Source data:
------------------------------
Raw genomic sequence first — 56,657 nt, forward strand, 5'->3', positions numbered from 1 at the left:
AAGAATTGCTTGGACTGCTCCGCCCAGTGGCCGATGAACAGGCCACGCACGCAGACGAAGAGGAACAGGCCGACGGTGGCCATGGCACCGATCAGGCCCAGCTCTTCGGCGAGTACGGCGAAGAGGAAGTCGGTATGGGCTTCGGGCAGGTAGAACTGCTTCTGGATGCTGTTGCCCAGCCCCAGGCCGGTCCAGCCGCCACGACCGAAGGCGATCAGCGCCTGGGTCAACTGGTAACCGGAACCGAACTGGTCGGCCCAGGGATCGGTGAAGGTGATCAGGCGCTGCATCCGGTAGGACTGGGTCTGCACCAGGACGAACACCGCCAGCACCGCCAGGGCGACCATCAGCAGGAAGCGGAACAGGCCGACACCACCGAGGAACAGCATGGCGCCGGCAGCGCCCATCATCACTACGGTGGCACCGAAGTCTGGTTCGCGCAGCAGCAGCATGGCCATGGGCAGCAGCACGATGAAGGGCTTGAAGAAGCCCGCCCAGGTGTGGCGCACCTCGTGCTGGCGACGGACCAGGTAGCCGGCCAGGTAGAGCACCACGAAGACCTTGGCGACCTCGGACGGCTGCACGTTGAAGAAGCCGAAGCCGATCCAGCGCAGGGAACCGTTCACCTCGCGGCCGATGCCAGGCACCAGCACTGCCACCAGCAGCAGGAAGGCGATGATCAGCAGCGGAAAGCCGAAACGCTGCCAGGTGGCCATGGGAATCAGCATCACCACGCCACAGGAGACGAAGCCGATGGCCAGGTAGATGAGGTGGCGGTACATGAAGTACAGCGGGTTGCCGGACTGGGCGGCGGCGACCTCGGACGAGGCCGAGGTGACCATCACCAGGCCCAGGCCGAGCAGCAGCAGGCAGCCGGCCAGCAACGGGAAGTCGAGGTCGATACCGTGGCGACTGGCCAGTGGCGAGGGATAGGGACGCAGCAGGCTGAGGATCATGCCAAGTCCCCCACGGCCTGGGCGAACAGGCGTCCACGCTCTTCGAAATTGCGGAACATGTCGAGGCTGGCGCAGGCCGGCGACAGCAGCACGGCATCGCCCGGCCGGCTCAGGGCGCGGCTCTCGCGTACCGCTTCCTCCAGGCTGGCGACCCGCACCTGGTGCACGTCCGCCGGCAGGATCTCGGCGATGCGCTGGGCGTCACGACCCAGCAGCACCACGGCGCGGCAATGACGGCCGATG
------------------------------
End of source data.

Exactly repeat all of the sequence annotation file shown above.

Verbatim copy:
Raw genomic sequence first — 56,657 nt, forward strand, 5'->3', positions numbered from 1 at the left:
AAGAATTGCTTGGACTGCTCCGCCCAGTGGCCGATGAACAGGCCACGCACGCAGACGAAGAGGAACAGGCCGACGGTGGCCATGGCACCGATCAGGCCCAGCTCTTCGGCGAGTACGGCGAAGAGGAAGTCGGTATGGGCTTCGGGCAGGTAGAACTGCTTCTGGATGCTGTTGCCCAGCCCCAGGCCGGTCCAGCCGCCACGACCGAAGGCGATCAGCGCCTGGGTCAACTGGTAACCGGAACCGAACTGGTCGGCCCAGGGATCGGTGAAGGTGATCAGGCGCTGCATCCGGTAGGACTGGGTCTGCACCAGGACGAACACCGCCAGCACCGCCAGGGCGACCATCAGCAGGAAGCGGAACAGGCCGACACCACCGAGGAACAGCATGGCGCCGGCAGCGCCCATCATCACTACGGTGGCACCGAAGTCTGGTTCGCGCAGCAGCAGCATGGCCATGGGCAGCAGCACGATGAAGGGCTTGAAGAAGCCCGCCCAGGTGTGGCGCACCTCGTGCTGGCGACGGACCAGGTAGCCGGCCAGGTAGAGCACCACGAAGACCTTGGCGACCTCGGACGGCTGCACGTTGAAGAAGCCGAAGCCGATCCAGCGCAGGGAACCGTTCACCTCGCGGCCGATGCCAGGCACCAGCACTGCCACCAGCAGCAGGAAGGCGATGATCAGCAGCGGAAAGCCGAAACGCTGCCAGGTGGCCATGGGAATCAGCATCACCACGCCACAGGAGACGAAGCCGATGGCCAGGTAGATGAGGTGGCGGTACATGAAGTACAGCGGGTTGCCGGACTGGGCGGCGGCGACCTCGGACGAGGCCGAGGTGACCATCACCAGGCCCAGGCCGAGCAGCAGCAGGCAGCCGGCCAGCAACGGGAAGTCGAGGTCGATACCGTGGCGACTGGCCAGTGGCGAGGGATAGGGACGCAGCAGGCTGAGGATCATGCCAAGTCCCCCACGGCCTGGGCGAACAGGCGTCCACGCTCTTCGAAATTGCGGAACATGTCGAGGCTGGCGCAGGCCGGCGACAGCAGCACGGCATCGCCCGGCCGGCTCAGGGCGCGGCTCTCGCGTACCGCTTCCTCCAGGCTGGCGACCCGCACCTGGTGCACGTCCGCCGGCAGGATCTCGGCGATGCGCTGGGCGTCACGACCCAGCAGCACCACGGCGCGGCAATGACGGCCGATG